SuperMicro BMC Issue
Securing the Network Interface to IPMI is a straightforward security fix
Bloomberg Businessweek published a news report that Super Micro assembly contractors in China have reportedly secretly added additional hardware to motherboards that could compromise a system.
The reports mention that intelligence agencies as well as specific large corporations including Apple and Amazon were targeted and shipped compromised motherboards. Apple, Amazon and Supermicro quickly issued statements roundly denying that any Supermicro servers / motherboards were compromised with malicious chips or hardware modification. Here are the statements from Amazon, Apple and Supermicro:
I – Arxys does not feel the Bloomberg article is credible given the powerful denials by Apple and Amazon and its history with Supermicro.
The Bloomberg report only lists unnamed sources, but explicitly names Apple and Amazon as being affected in a major way by the alleged Supermicro hacked motherboards. Both Apple and Amazon refute Bloomberg story providing explicit details. Apple and Amazon even go further stating that on numerous occasions they informed Bloomberg that their story was erroneous.
Apple and Amazon are highly dis-incentivized to misrepresent the facts in this matter. The consequences of misrepresentation far outweigh any benefit Apple and Amazon would receive from denying a three-year-old issue that according to the article was resolved and is no longer a threat.
Super Micro also refutes the Bloomberg article. Arxys has been doing business with Super Micro for over 20 years. During those 20 years Super Micro has acted ethically and been a valued partner in in assisting Arxys in providing custom storage solutions to its customers. Super Micro was founded in Taiwan and is now headquarters in San Jose it is not a “Chinese” company any more than HP is a Chinese company. Today the majority of motherboards are made in China.
II – Assuming the Bloomberg article is correct and motherboards were indeed modified, Arxys does not believe any modified motherboards were delivered to Arxys and subsequently shipped to Arxys end users.
Bloomberg article mentions that the Chinese targeted motherboards that were being delivered to specific end users. Super Micro is one of the world’s largest and respected motherboard / server manufacturers. It is the 3rd largest supplier of servers in the world. It would be impossible for every Super Micro motherboard manufactured to be compromised. Had a majority of Super Micro motherboards been affected the modifications would have been discovered quickly as stated in the link below:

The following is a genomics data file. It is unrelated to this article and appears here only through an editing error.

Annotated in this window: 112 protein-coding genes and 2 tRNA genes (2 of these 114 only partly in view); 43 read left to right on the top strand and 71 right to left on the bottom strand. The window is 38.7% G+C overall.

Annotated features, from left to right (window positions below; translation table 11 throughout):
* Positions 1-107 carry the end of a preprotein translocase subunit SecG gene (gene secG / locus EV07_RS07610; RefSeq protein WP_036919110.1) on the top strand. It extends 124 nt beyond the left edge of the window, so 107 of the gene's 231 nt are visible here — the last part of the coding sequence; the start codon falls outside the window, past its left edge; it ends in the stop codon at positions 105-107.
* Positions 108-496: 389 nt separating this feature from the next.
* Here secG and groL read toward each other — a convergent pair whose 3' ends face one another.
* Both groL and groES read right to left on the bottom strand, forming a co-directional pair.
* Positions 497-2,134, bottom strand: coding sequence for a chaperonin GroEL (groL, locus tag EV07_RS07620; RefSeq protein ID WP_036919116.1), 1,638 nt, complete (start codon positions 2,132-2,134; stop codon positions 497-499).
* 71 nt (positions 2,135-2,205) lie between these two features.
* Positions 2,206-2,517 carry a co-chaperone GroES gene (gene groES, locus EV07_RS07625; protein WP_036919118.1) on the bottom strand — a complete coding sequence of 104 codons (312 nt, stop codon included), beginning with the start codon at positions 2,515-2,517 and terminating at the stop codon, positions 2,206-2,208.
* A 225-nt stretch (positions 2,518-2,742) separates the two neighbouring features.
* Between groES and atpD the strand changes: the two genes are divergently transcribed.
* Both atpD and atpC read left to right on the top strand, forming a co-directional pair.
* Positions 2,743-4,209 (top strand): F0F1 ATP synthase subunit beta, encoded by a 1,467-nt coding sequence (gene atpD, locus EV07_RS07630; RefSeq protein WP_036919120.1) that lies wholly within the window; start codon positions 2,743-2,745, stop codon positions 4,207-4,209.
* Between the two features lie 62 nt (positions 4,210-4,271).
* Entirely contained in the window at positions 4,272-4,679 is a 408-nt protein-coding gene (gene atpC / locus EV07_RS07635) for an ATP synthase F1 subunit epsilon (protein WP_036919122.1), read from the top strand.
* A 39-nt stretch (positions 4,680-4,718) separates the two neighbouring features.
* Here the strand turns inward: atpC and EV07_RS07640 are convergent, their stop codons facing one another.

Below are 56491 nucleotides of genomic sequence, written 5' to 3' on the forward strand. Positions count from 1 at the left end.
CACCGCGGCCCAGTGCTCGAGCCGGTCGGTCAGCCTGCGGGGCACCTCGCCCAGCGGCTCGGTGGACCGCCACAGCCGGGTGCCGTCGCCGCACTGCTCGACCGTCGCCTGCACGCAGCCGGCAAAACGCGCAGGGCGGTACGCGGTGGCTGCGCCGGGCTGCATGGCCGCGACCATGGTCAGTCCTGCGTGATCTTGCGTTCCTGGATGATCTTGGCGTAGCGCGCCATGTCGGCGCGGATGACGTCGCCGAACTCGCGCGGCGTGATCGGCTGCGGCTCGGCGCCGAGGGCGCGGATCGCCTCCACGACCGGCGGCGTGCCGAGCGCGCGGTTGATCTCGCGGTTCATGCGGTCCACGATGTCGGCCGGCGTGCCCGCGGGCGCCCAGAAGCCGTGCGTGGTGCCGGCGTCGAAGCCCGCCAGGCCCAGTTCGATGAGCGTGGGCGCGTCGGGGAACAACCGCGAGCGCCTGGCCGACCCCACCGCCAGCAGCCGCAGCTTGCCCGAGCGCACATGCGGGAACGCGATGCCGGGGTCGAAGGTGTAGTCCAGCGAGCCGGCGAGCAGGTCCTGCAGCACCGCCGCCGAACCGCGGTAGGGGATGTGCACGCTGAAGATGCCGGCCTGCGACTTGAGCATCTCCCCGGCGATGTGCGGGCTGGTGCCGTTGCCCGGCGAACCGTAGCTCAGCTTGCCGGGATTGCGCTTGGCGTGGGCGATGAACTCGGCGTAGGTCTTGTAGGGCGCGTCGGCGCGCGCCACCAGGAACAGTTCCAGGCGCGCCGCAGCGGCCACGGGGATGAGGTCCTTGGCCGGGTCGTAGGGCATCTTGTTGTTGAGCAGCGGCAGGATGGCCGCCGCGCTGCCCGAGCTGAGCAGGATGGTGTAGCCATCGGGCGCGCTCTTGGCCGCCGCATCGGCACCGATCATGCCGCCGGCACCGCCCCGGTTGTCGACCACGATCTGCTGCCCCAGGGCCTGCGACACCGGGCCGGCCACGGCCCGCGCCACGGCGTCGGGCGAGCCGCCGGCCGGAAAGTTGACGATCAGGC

“One of the more interesting bits is that if it is a BMC vulnerability or anything that “phones home” over a network interface, one would expect that security researchers would have seen it. There are companies that put boxes on networks just to see what network traffic they create. Supermicro tends to build common designs that it ships to multiple customers. It would be slightly interesting if only some Supermicro servers, e.g. for certain customers were impacted. If China did not do this, it would have been caught earlier. If China did limit to a few customers, it would be difficult to target them at PCB. As we will show shortly, Supermicro PCBs are used across products.”
Arxys does not purchase hardware directly from Super Micro. Arxys acquires Super Micro hardware from various distributors. No one at Super Micro knows who Arxys’ end users are. We believe that the likelihood of Arxys being specifically targeted is extremely low and by extension Arxys’ customers.
III – The Bloomberg article and commenting industry analysts indicate that the hardware in the affected systems are Super Micro’s MicroBlade systems.
Arxys does not currently utilize any MicroBlade systems in any Arxys products. The Super Micro motherboards utilized in Arxys products are standard ATX and E-ATX form factor motherboards.
IV – Assuming the reports are accurate and that an Arxys end user has a modified system, the attached procedure can alleviate the hack as described by Bloomberg.
Very little is known as to the specifics of the hack. Assuming the reports are accurate, the reported compromised motherboards have additional hardware that could possible allow the BMC to be remotely controlled. The BMC is used for remote management via IPMI. The reported hack requires network access, more important, internet access to really do any damage. We believe the risk for Esri customers to be extremely low as to our knowledge none of the Arxys supplied storage solutions should be directly connected to the internet. Attached is a brief outline with instructions on how best to secure BMC access via IPMI access over networks. The best way to do this is to physically unplug the IPMI interface from any network.
Articles referencing the latest news on the SuperMicro IPMI